A Covid-19 vaccine vial and a syringe (Getty Images)
Two bills that would impose new requirements on the state’s COVID-19 vaccination program sailed through an Assembly Health Committee public hearing Wednesday and could head to the Assembly floor as soon as next week.
One measure, AB-4, requires the state Department of Health Services (DHS) to expand the category of professionals authorized to administer vaccines to include pharmacy technicians and students studying to be pharmacists who have taken required coursework on vaccine administration.
The second bill, AB-5, would require DHS to offer the vaccine immediately to anyone 60 or older. It also would require the department to offer the vaccine to the general public starting March 15, and to submit a plan to follow through on that requirement to the Legislature by Feb. 28.
In written testimony to the committee, Andrew Hoyer-Booth, legislative director for DHS, pointed out that AB-5 did not address the “critical limitation” that has hampered the vaccine program: the supply of vaccine from the federal government.
Hoyer-Booth wrote that DHS had already submitted a vaccination plan to the federal Centers for Disease Control and Prevention (CDC) in October 2020. That plan outlined the DHS phased rollout for the vaccine “and why it is necessary until supply increases,” he wrote.
“For reference, this plan was shared with the committee following the public hearing last week and it is also available on our website,” the DHS official wrote.
Both bills will go to a vote of the Health Committee next Tuesday, Jan. 26, at 9 a.m., said the committee chair, Rep. Joe Sanfelippo (R-New Berlin), who introduced both pieces of legislation.
The second bill before the committee requires the department to do something that it has, in effect, already done: to allow teams administering the vaccine in nursing homes to also offer it to residents of assisted living or senior housing complexes located on the same campus. That is already happening, a DHS official told the health committee in a public hearing last week.
Another requirement in AB-5 calls for DHS to establish a statewide website that people can use to sign up for the vaccine. Hoyer-Booth said the agency has contracted a vendor to help develop “a comparable system” that will be online in the coming weeks — and that prescriptive language in the bill could wind up costing the state more money if it requires reworking that contract.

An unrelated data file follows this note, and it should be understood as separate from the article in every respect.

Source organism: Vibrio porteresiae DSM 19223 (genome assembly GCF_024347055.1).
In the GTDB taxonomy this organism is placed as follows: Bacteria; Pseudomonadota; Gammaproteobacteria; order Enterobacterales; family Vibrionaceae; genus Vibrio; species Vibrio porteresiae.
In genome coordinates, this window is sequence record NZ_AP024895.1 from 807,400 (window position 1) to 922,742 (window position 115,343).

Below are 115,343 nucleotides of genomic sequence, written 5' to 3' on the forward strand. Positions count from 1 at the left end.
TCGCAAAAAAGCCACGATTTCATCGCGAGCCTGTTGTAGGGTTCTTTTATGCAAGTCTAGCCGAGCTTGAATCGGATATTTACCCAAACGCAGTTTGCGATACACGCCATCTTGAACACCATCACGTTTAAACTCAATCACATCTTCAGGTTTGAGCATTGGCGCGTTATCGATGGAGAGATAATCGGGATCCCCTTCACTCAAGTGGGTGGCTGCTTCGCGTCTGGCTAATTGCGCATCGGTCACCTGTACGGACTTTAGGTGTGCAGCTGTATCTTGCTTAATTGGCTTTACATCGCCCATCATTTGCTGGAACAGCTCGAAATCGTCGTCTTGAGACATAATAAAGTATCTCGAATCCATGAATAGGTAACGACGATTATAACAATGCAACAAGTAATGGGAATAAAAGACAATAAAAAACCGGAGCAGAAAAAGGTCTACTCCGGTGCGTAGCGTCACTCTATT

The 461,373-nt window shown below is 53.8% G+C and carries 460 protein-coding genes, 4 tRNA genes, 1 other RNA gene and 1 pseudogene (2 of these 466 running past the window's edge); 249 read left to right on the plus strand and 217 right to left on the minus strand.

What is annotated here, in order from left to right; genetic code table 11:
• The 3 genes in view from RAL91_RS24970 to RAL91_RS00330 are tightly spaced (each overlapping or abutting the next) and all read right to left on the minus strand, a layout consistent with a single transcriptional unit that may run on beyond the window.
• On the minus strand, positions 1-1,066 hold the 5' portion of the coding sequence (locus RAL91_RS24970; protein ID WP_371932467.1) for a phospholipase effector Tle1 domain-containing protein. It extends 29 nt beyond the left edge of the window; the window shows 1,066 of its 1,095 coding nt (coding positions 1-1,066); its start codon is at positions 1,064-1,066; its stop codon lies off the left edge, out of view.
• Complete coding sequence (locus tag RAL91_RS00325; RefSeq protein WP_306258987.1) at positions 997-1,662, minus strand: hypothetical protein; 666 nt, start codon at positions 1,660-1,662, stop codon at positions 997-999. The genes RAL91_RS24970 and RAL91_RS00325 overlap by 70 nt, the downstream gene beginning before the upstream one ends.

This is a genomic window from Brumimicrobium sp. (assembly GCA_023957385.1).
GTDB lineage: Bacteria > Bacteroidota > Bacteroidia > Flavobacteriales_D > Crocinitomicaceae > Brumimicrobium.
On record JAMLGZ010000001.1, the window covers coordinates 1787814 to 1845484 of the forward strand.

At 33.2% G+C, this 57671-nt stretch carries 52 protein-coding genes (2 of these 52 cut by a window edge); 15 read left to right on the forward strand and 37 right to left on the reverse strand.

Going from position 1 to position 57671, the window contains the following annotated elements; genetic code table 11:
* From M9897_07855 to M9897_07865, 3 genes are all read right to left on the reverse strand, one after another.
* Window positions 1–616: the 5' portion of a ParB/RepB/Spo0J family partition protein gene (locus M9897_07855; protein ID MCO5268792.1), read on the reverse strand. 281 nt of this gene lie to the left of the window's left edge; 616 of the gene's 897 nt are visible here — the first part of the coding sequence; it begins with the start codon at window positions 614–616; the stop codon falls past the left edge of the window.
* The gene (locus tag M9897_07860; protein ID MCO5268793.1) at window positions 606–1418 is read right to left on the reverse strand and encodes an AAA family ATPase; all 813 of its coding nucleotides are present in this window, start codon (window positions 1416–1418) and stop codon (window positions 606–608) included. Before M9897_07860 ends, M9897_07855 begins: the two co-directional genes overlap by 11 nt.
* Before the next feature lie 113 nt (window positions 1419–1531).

Witnesses at Wednesday’s public hearing included representatives of the pharmacy profession, endorsing allowing technicians and students to administer the vaccine. A lobbyist for the pharmacy chain Walgreens, which has a contract to vaccinate nursing home and other long-term care residents in the state, testified in favor of allowing nursing home vaccine teams to also vaccinate assisted living residents on the same site during the same visit, as did the head of an association representing nonprofit nursing homes and other senior housing and long-term care facilities.
Also testifying were representatives of two business lobbies, Wisconsin Manufacturers & Commerce (WMC) and the Wisconsin Grocers Association. Earlier Wednesday, members of the state’s State Disaster Medical Advisory Committee, which has advised DHS on how to prioritize segments of the population for the vaccine, signed off on including grocery workers as part of the current category of “essential workers” to be given the vaccine. Police officers, firefighters and other first responders are already in that category.
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Meanwhile, WMC’s workforce policy director, Chris Reader, testified that manufacturing workers should also be included in the “essential workers” category. “Hundreds of thousands of manufacturing workers are essentially being told by the state and the administration that they are not critical, despite being told that they were critical for the last 10 months,” Reader stated.
Following federal recommendations, DHS has already planned to start giving the shot to people 65 or older starting next week, Rep. Lisa Subeck (D-Madison), the ranking Democrat on the Health Committee, told the Wisconsin Examiner Wednesday following the hearing.
“The bigger issue continues to be vaccine supply,” said Subeck. She blamed the Trump administration’s handling of the vaccine rollout.
“Recent news that an expected increase is not actually available in federal reserves as promised highlights the problem with these sorts of arbitrary deadlines,” Subeck said. “This bill is clearly more about making a political statement than it is about good policy.”
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